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We've improved Slashdot's video section; now you can view our video interviews, product close-ups and site visits with all the usual Slashdot options to comment, share, etc. No more walled garden! It's a work in progress -- we hope you'll check it out (Learn more about the recent updates).


Comment: Re:Default Government Stance (Score 2) 165

by TWX (#49167355) Attached to: Feds Admit Stingray Can Disrupt Bystanders' Communications
For a third-party to work it has to offer more benefits than drawbacks over existing parties. Most third-parties either are single-issue parties that couldn't effectively govern given their lack of stance on other issues, or have declared positions on too many issues that the majority of the voting public do not support.

The closest that an actual third-party has gotten to success since the modern two major parties took over was when a popular former-member of one of those parties created his own party, but even his ambitions were not enough to make that party a success.

Comment: Are we calling this one Gamma? (Score 5, Insightful) 93

by TWX (#49143099) Attached to: Xeroxed Gene May Have Paved the Way For Large Human Brain
I don't care for this new UI. What I really don't care for though, is the increase in cross-site javascript. I've been using Slashdot since it had no client-side scripting, and it worked just fine without any javascript at all.

I think that Slashdot/Dice is telling me that it's time to get off the computer and go out and live my life in the real world again. Perhaps I should listen.

Comment: Re:Wrong kind of drone? (Score 1) 280

by TWX (#49136513) Attached to: Drones Cost $28,000 Per Arrest, On Average
That's what I was thinking. Equipping every border patrol unit with a commercial version of the ubiquitous quad-copter with preprogrammed flight rules (ie, can't cross the border itself) and with some sanity checking (all transmitted footage is logged elsewhere too, to reduce abuse) would probably be a hell of a lot cheaper and would give officers significantly more 'eyes' where they need them.

Comment: Re:Instilling values more important (Score 4, Interesting) 696

by TWX (#49128901) Attached to: Ask Slashdot: Terminally Ill - What Wisdom Should I Pass On To My Geek Daughter?
I don't necessarily agree with instilling too much compassion.

I think that it may be better to teach her to own her decisions, as in, don't just go along with the flow, but to actually think-out and make a real decision on things. Your daughter is in the process of entering a part of her life that will fundamentally change who she is in her adolescence. She'll be faced with the social pressures of maturing into adulthood along with the internal pressures of body changes. You need to teach her to truly think about the ramifications of her decisions, to understand that in many circumstances there's no choice with all-positive results, and to accept the bad along with the good when she decides. She needs to confidently own her decisions with education, with dating, with employment. That confidence will carry her a long way, much longer than simple compassion, or in teaching blind respect.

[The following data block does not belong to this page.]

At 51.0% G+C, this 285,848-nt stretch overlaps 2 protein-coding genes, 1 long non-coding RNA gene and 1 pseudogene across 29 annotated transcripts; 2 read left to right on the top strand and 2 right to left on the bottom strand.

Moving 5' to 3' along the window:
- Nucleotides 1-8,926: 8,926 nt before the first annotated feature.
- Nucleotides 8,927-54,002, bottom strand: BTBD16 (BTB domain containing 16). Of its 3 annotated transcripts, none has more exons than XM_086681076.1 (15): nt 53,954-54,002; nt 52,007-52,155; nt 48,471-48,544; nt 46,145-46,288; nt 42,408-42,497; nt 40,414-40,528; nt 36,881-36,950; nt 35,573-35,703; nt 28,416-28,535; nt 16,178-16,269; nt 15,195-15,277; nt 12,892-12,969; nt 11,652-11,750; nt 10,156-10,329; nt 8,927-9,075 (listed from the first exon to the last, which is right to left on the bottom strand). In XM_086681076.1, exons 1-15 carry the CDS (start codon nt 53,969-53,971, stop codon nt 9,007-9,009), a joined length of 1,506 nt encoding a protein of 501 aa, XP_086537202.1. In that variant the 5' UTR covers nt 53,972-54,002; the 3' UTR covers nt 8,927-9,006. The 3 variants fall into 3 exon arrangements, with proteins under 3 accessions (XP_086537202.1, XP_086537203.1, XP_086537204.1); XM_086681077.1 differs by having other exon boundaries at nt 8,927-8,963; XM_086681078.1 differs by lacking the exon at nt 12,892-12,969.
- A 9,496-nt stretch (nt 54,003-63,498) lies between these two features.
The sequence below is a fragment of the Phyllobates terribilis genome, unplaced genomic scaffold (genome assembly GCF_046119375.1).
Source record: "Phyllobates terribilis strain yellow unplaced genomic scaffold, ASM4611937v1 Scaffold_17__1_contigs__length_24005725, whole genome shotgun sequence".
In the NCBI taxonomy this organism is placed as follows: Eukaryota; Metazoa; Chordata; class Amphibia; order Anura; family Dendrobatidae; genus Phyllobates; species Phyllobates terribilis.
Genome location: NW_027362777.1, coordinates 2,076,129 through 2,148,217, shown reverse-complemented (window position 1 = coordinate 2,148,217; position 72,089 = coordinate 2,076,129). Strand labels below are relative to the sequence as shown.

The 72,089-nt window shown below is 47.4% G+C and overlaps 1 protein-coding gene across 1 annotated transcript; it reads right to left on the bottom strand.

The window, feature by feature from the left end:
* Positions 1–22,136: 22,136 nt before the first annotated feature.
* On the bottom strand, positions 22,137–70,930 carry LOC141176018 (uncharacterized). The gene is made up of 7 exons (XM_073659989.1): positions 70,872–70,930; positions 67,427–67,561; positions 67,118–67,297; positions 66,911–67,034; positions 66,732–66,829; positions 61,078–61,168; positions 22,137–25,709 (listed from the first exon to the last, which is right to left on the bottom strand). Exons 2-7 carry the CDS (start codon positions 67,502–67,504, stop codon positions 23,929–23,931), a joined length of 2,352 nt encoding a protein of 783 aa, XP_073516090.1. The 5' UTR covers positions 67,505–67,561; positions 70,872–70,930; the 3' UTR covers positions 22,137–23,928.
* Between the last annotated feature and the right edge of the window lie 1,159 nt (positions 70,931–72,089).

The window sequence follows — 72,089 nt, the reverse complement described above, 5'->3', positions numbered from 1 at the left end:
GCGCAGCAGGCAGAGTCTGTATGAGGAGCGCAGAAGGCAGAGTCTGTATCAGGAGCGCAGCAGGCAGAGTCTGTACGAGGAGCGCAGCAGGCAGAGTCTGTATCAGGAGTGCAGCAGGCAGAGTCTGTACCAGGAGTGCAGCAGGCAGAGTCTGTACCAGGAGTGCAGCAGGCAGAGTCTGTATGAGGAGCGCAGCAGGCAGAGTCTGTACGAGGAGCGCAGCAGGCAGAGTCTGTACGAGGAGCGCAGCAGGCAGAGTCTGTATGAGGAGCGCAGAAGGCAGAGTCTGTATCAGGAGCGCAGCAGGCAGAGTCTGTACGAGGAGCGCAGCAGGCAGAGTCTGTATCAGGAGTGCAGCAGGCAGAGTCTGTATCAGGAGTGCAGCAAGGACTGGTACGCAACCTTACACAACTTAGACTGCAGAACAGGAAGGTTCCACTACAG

Remember, not everyone deserves the same respect, but the reasons that individuals may deserve more or less respect is based on the individual, not on any easy category that the individual has no control over. She should judge people, but she should judge them for things within their control, for their choices. Everyone should start out as a blank slate and through observation the level of respect is determined.

I don't think that the religious expression, "the meek shall inherit the Earth," is a good thing, I think it's a cautionary tale. The meek will get what's left over after everyone else that isn't meek is done with it. That means the scraps, the used up, worn out remains. She needs to not be meek, she needs to be strong, she needs to be assertive, she needs to figure out what she wants and to make it happen, and to make decisions when others are willing to just go with the flow. She needs to understand true Machiavellianism (ie, the understanding that there are times to come into direct conflict with others, even those in authority, but that there could be consequences or long-term ramifications for treading on such people) and that life simply isn't fair. What she wants she has to go get. The Universe owes her nothing, and will give her a raw deal (ie, the expected loss of her father) and that her life is what she makes of it.

Sorry if this is tough to hear, but I'm pretty sure that it's the truth. Life is what we make of it for ourselves. Our decisions at one point affect our options at other points, and we have to assert what we want if we're actually to get it.

What good is a ticket to the good life, if you can't find the entrance?